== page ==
Stark contrast: when Victorian steam met modern-day diesel at faraway shed


By Geoff Courtney

A fascinating photograph of a brand-new Class 31 diesel more than 550 miles from home, wheel-to-wheel with a still operational 73-year-old steam loco, has been unearthed by former Stratford driver Dave Brennand, whose new book on London’s East End steam was featured in the June issue of Heritage Railway.

Ancient and modern: Class 0F No. 56011 poses beside brand-new Class 31 D5511 on Inverness shed during the summer of 1958. The diminutive 0-4-0ST was built at St Rollox in 1885 and withdrawn in early 1959, six months after the photograph, recently unearthed by retired BR driver Dave Brennand, was taken. The Class 31 diesel, which at 106 tons was four times heavier than the ‘Pug’, spent a largely unnoticed three months in Scotland on evaluation trials before travelling 560 miles south to its Stratford (30A) home. It became No. 31011 under the TOPs renumbering scheme in 1973, and was withdrawn in July 1976.

The photograph shows D5511 on Scotland’s Inverness shed (60A) in the summer of 1958, posing beside – and overshadowing – the diminutive No. 56011, an 0-4-0ST built by the Caledonian Railway at St Rollox works in Glasgow in 1885 to the design of Dugald Drummond.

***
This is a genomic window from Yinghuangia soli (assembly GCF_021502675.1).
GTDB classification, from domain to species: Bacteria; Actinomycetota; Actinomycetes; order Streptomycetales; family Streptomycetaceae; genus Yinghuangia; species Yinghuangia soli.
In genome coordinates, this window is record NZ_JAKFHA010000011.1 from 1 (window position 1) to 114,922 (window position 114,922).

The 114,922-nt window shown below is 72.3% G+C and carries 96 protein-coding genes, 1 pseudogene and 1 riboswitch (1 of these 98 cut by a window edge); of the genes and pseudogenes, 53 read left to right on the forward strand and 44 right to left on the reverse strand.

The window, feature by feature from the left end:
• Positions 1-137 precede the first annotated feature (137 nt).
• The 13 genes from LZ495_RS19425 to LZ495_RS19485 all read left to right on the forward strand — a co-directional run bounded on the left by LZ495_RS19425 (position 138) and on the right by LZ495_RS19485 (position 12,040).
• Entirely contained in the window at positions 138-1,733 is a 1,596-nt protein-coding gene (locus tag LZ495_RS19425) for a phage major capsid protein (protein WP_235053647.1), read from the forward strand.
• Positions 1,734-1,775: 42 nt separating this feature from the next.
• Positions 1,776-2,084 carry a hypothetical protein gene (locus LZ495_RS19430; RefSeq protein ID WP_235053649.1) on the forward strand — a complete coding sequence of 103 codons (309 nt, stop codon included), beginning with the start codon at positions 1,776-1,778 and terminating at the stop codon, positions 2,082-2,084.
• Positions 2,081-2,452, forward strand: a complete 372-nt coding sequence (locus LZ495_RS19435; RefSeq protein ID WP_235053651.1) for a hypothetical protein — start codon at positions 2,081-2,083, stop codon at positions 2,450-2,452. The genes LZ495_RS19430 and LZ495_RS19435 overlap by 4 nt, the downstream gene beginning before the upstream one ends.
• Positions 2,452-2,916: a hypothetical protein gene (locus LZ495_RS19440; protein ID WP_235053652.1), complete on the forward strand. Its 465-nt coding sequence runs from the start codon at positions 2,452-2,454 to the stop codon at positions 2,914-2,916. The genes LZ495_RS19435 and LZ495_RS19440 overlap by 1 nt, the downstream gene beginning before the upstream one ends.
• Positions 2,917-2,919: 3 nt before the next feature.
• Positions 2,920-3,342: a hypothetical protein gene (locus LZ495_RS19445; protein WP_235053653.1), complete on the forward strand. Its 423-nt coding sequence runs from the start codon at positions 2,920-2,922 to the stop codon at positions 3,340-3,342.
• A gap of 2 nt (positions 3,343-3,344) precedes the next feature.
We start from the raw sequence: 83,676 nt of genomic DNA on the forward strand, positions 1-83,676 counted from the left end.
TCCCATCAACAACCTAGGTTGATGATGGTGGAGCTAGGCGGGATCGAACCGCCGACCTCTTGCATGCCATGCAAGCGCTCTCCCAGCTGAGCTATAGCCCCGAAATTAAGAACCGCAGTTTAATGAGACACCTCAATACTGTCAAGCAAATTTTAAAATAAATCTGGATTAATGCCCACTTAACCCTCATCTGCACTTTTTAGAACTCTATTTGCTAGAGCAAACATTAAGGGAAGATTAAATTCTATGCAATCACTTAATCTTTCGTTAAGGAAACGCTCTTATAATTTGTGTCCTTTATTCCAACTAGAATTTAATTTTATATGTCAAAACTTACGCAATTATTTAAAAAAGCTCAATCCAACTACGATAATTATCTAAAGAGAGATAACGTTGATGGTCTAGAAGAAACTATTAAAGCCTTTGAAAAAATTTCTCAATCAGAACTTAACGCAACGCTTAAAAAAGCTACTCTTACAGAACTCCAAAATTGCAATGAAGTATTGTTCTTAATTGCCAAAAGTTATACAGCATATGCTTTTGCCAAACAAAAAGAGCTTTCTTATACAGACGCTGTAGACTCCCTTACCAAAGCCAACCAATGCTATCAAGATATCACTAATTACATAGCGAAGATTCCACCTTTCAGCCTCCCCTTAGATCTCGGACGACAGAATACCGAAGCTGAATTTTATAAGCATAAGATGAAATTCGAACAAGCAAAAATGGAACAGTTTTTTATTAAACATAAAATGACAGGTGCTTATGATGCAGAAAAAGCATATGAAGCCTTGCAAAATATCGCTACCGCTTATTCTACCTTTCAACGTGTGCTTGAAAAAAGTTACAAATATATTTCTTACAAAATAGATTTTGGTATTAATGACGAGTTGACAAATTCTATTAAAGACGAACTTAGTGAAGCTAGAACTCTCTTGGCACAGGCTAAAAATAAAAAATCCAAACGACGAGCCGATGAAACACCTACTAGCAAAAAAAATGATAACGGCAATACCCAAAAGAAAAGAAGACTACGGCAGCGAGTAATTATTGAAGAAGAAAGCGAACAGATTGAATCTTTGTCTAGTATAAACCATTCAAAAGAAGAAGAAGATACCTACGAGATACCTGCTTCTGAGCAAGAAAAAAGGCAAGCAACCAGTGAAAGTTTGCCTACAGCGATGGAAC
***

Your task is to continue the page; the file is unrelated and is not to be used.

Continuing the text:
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Dave, who during a 40-year railway career that included two decades at Stratford driving many Class 31s, has a dual fascination with the photograph – the stark contrast of the Victorian railway era illustrated by the ‘Pug’ compared with the modern era epitomised by D5511, and the reason for the Stratford-based diesel being at faraway Inverness.

Centre of attention: Class 31 D5512 is prepared at Stratford shed (30A) for its next call of duty on March 17, 1959. The A1A-A1A was built by Brush Traction in June 1958, the same month as the previously numbered class member, D5511, which spent the first three months of its service life on evaluation trials in Scotland. GEOFF COURTNEY

The answer to the conundrum of the diesel’s presence on 60A is one of the lesser-known, and even lesser photographed, episodes of the late-1950s, as BR got to grips with the new diesel generation as it adapted to life after steam.

Read more in Issue 232 of HR – on sale now!

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